[00:34:43] Nick Grande: Let me give you a concrete example of that: Abu Dhabi media looked at killing off their kids channel at the end of October, and they put out an announcement about it, and there was an absolute uproar from Instagram and social media feeds where they put it, and if you look to what was being said, a lot of it was: look, I do not have the broadband to watch a digital version of things. Why are you assuming that? You know, I want my channel, we love this channel, it is safe, we want it for our kids.
And we've seen this through the eLife data, we could see that Majid was a phenomenal channel. And so it was quite perplexing when that that shift of digital looked like it was gonna happen.
Thankfully, they changed the decision and you know, Majid Kids is there. But that reaction from the audience, the fact they were given the opportunity to respond was very valuable. And you know, it is easy from the Ivory Tower of Dubai or wherever, to forget that actually you have an audience, as a broadcasting industry, you have an audience of whatever it is, 30 million people in Algeria or like, Iraq's a big market, MBC are trying… and each of these markets needs different things. They are different evolutions in terms of broadband, in terms of consumer behaviors. Does benefit from piracy, of course. I mean, most set-top boxes are being sold with a dongle and they are getting everything for nothing or more or more or less, nothing. So that I think probably helps this kind of concept of connected TV at some level.
[00:36:23] Karim Daoud: This brings us to the end of this episode. Thank you so much for a brilliant chat, Nick and Karim, and thanks to you, our listeners, for joining us here today. This was the Strategy& inbold podcast. See you next time.
Who are the gatekeepers of the content that we consume? In this first episode of Season 2, Nick Grande joins Strategy& partners Karim Sarkis and Karim Daoud to uncover the media landscape. Listen in as we dive into global trends in the creator's economy, the oligopolies of the media market, the future of Arabic content, and how it all shapes the Middle East.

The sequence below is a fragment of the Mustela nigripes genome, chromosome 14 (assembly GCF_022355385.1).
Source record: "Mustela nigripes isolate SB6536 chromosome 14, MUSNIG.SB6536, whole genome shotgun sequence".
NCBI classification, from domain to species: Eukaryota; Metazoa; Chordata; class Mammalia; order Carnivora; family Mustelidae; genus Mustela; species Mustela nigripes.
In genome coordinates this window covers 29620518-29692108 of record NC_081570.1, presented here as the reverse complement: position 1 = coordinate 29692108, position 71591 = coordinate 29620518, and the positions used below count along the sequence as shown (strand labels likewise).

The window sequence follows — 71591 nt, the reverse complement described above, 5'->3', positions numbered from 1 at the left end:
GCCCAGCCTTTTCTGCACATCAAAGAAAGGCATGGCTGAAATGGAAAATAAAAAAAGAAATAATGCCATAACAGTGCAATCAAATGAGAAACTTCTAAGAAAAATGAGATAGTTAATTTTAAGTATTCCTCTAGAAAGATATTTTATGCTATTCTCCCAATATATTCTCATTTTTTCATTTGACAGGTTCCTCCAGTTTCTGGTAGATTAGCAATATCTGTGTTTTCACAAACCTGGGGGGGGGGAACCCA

Managing Director, ChannelSculptor; Founder, mena.tv
Partner, Strategy& Middle East
Partner, Strategy& Middle East
Partner, Strategy& Middle East
Partner, Strategy& Middle East
Episode 3: Press play to continue – is the eSports market a game changer?
Jonathan Trippett [00:00:00] Hello and welcome to another episode of inbold, the podcast from the Strategy& Middle East team. If you joined us last time, you'll know that this is the podcast that talks to real experts with hands-on knowledge, sharing their insights on significant trends, future outlooks and the opportunities. In short, we go behind the headlines to see what's underlying the news, and it's great to have you back with us. My name is Jonathan and I'm your host for today. And if you joined us in the last couple of episodes, you know we've been exploring the world of gaming and looking at how to capitalize on these opportunities both globally and in the region.
And today we're going to talk about the eSports market, one of the world's fastest growing technical and entertainment industries. And it's been witnessing a lot of growth and momentum over the last year or two. COVID has inevitably had an impact, but there's also many other factors underlying the growth here. And I'm delighted that we have two real experts to help me understand more and help us understand this market better.
So, we have Jad El Mir from Strategy& in the Middle East and Badr Almarshoud, who's head of stc play. So, gentlemen, thank you very much for joining us here today. It's great to have you with us.
Jad, I'd like to ask you first, if I may. Could you just help us understand what is exactly eSports? Give us a brief definition of that.